Well-written, comprehensive, and wonderfully illustrated. We read this longer picture book over two or three days. An older elementary student could also read this book by herself. We have enjoyed many other books about animals in the Strange and Wonderful series by Laurence Pringle and Meryl Henderson including Bats and Octopuses. I also highly recommend the book Owls by Gail Gibbons, which is shorter and easy to read in one sitting with littles. Gail Gibbons is another favorite author/ illustrator about animals.

Other great reads (to read aloud or read alone)

National Wildlife Federation's World of Birds: A Beginner's Guide
I love the layout, illustration style, and fascinating snippets of information about over 100 different species of birds in this book. For many weeks, my daughter and I read a spread each night from this book at bedtime. Wonderful as a reference guide or to just browse.

About Birds: A Guide for Children / Sobre los pájaros: Una guía para niños
Each spread of this picture book pairs simple text presenting key scientific concepts on the left with a beautiful full page "plate" (illustration) on the right. At the end of the book, additional information about each plate is provided. I read the entire book with my kids, and then let each one choose one or two plates to read about in the back. Also check out About Raptors, About Penguins, and About Parrots. I love the entire "About..." series by the Sills. Several in the series are available in a bilingual version (and as audiobooks!).

Mama Built a Little Nest
A delightful exploration of the variety of nests birds build in all kinds of places. Collage illustrations by Steve Jenkins.

A fun book that invites kids to guess what kind of bird is inside an egg before providing detailed information about the bird. Each page has a lot of information. We read this one over several days.

Gorgeous illustrations paired with one word per spread follow a baby robin through the seasons. This book pairs wonderfully with A Nest Full of Eggs, which describes a robin's life cycle beginning with an egg and ending with mating and caring for eggs and chicks of its own.

Look Up!
A light-hearted cartoon-style guide to bird watching in your own backyard. This was a fun one for my older kids to look at on their own.

Jabber the Steller's Jay
A wonderfully illustrated book that takes readers through the first year of life of a Steller Jay living in the ponderosa pine forest of the southwestern United States. Introduces numerous other animals (predators, competitors, prey) that live in the same habitat. Although a little longer, we read this one in a single sitting.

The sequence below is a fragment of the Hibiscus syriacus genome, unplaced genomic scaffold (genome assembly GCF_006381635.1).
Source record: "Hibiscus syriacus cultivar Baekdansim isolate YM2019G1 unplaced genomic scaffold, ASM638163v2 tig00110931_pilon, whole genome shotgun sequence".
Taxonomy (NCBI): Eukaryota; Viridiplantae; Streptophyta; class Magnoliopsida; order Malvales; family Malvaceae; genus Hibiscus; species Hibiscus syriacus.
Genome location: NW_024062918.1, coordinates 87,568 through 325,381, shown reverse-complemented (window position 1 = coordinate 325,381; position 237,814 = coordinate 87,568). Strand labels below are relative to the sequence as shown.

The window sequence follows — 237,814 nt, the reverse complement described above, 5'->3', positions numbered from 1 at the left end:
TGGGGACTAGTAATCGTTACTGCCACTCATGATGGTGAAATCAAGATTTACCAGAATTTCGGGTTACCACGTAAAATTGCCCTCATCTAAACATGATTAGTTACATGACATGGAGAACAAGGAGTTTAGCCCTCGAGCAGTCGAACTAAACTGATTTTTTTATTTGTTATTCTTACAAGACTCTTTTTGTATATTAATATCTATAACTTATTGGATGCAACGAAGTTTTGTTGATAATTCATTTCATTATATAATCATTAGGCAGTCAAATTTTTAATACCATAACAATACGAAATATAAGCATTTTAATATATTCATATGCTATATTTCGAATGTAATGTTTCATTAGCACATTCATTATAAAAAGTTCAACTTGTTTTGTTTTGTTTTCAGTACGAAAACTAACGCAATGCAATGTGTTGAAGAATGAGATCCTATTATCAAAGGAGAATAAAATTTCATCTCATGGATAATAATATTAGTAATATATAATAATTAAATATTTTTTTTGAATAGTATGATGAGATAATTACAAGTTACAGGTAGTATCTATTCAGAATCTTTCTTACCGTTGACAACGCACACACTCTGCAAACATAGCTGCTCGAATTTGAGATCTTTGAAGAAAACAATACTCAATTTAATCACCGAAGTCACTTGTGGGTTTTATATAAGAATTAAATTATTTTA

Amazing Animals: Woodpeckers
This is one in a new series (called Amazing Animals) that pairs beautiful over-sized high resolution photos with informative text. See also Hummingbirds.

Books we use as reference guides

Other fun stuff to get your kids excited about birds

For additional book recommendations, check out my other blog Book Love Family (devoted mostly to children's books) and my instagram account @booklovefamily.

You Might Also Like:

Would you like more ideas and tips about Going Green Gradually? Sign up for my free email subscription to get each of my posts delivered to your inbox (I usually post one or two times a week). You can also follow me on Facebook, Google Plus, Pinterest, Twitter, or with your favorite RSS Reader. I hope to see you again soon!

Disclosure: This post may contain affiliate links. Your purchase via these links helps support my blog. Thank you for your support. Read my full disclosure policy here.


Post a Comment

Have something to say? Please leave a comment!
I read all comments and try to respond to questions in a timely manner.
Comments are now moderated due to spam overload and have to be approved (by me) - so don't worry if your comment does not appear immediately after you publish it.


© 2008-2020 Eco-novice: Going Green Gradually All Rights Reserved

Copyright © Eco-novice | Powered by Blogger

Design by Anders Noren | Blogger Theme by NewBloggerThemes.com